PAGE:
Karma, memory, and desire are just the software of the soul. It's conditioning that the soul undergoes in order to create experience. And it's a cycle. In most people, the cycle is a conditioned response. They do the same things over and over again. So, karma, in that way, is limiting to creativity. But, once you become aware and you can shift your internal reference point, not to the person you believe yourself to be, but as the silent witness of karma, memory, and desire, then you can manifest a different reality because you are, in fact, the actor, the protagonist, the antagonist, the director, the choreographer, and all the other characters in the drama that you call life.

In terms of bad karma, can anyone except the individual person themselves expiate that bad Karma, or does it have to be the person themselves?

There's no person in the deeper reality, so the question is really not relevant. Karma is just experiences that make for evolution or experiences that retard evolution. So, even if the karma is so-called "bad," it serves a purpose. That expanded awareness allows you to go beyond to create something else. So your karmic debt can be paid, or it can be transmuted, or it can be transcended. But, the whole point of karma is to recognize that the whole experience of being an individual self is, in fact, the bondage of karma.

When you're "in" yourself you're in this bondage, and you have to realize it to get yourself out. No one else can do it for you?

Right. But you can get to a certain place any moment where there is no karma. And that is transcendence. Karma is only in space time and causality. Your real self resides non locally.

You mention pet telepathy in the book: the idea that pet owners, if they're thinking of taking their dog for a walk--even if the dog is many, many rooms away--the dog will get excited and start wagging its tail. How do you connect pet telepathy to the afterlife?

That is also the idea of non local correlation. The dog and the owner, because they're spiritually and emotionally bonded, have the simultaneous actualization of information. In this case, they have the thought,"let’s go for a walk," at the same time. It's a very fundamental activity in nature called "non local correlation" where different space-time events correlate with each other without sending energy or information signals. The same thing sometimes happens when a mother and a baby are very emotionally and spiritually bonded, and the mother is in one location and the baby is in another. When the baby cries with hunger, the mother's breast leaks with milk.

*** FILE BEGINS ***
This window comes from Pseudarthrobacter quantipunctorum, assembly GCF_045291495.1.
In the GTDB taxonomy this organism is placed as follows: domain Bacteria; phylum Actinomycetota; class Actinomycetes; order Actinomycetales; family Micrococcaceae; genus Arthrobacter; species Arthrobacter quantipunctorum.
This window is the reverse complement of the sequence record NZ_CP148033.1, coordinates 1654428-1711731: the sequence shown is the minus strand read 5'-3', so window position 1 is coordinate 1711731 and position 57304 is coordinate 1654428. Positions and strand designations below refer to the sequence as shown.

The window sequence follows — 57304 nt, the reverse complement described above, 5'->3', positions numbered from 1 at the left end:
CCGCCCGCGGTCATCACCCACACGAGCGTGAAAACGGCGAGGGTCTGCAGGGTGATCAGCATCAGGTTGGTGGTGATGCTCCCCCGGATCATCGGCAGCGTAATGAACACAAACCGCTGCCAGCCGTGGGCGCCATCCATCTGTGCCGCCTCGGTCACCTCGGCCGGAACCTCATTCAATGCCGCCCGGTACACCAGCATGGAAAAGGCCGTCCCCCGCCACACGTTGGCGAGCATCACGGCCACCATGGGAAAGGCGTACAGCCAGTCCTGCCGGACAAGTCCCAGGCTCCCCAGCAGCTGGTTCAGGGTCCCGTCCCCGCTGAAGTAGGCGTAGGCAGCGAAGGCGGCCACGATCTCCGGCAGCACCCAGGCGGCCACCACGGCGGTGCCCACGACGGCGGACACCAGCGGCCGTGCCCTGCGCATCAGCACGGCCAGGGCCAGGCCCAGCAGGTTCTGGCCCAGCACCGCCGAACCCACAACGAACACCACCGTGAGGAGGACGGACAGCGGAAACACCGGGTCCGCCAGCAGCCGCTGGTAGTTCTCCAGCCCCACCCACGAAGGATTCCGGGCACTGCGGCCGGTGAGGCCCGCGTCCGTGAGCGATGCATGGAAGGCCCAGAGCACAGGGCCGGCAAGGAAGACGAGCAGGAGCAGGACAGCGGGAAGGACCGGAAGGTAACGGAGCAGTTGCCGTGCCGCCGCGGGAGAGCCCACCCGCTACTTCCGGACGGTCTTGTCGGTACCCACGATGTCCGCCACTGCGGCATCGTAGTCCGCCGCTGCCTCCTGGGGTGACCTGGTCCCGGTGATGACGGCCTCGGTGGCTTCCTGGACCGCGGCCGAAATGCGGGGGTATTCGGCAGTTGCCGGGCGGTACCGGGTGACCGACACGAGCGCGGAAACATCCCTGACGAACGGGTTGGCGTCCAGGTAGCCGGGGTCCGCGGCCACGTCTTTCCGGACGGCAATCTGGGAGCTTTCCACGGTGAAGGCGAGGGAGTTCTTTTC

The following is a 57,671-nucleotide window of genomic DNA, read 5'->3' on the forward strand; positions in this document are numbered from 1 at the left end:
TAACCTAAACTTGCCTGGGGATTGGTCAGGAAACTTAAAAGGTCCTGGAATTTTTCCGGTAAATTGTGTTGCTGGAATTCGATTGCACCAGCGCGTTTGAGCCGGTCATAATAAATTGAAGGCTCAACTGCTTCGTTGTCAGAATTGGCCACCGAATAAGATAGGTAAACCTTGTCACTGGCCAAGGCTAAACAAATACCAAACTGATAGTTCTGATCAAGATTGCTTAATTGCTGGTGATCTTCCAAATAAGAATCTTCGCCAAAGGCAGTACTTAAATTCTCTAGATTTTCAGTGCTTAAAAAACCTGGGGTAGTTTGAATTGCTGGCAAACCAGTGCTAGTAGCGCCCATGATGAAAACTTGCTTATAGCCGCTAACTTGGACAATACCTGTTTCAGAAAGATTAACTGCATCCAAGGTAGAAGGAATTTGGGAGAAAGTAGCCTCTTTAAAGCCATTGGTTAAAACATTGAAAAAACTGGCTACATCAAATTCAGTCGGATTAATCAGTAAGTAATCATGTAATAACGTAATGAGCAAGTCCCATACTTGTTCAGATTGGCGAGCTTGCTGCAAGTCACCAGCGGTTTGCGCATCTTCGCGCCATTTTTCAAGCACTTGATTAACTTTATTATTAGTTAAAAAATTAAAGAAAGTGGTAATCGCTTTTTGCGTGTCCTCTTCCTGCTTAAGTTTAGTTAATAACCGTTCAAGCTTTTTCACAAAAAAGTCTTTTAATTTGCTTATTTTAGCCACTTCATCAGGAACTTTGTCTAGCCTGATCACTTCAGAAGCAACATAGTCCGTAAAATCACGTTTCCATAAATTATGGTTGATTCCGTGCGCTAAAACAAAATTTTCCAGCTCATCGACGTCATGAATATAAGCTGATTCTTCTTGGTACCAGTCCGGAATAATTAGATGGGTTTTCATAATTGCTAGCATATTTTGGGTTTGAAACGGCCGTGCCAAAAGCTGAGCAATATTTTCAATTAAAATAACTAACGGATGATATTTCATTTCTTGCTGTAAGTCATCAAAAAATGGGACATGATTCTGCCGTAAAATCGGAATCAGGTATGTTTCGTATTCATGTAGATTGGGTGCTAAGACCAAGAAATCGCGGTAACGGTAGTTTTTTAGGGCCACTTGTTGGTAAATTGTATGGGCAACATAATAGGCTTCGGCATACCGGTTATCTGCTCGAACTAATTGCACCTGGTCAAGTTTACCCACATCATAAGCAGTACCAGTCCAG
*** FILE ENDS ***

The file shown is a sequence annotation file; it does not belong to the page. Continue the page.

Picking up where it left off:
You say that angels are processors of consciousness and also projections. Could you describe your view of angels?

Angels Are Energies...

Angels are energies, information states, symbolically represented, maybe as a picture or as an idea that we have, but they are archetypal concentrations of psychic energy in the non local domain of our collective consciousness. As a result, they are able to help us do things that would be beyond our personal endeavor.

So angels can physically help us?

They help you achieve great and wondrous things which you would not be capable of if your self-identity was just your personal self. To see angels, to have the experience of the miraculous, is nothing other than the shift of your identity from a skin-encapsulated personal self to an archetypal self that embodies much higher states of awareness.

Your book in some places seems to seek to reconcile the Judeo-Christian and the Eastern versions of the afterlife. What do you see as the similarities? Do you think there are any irreconcilable differences between the two views?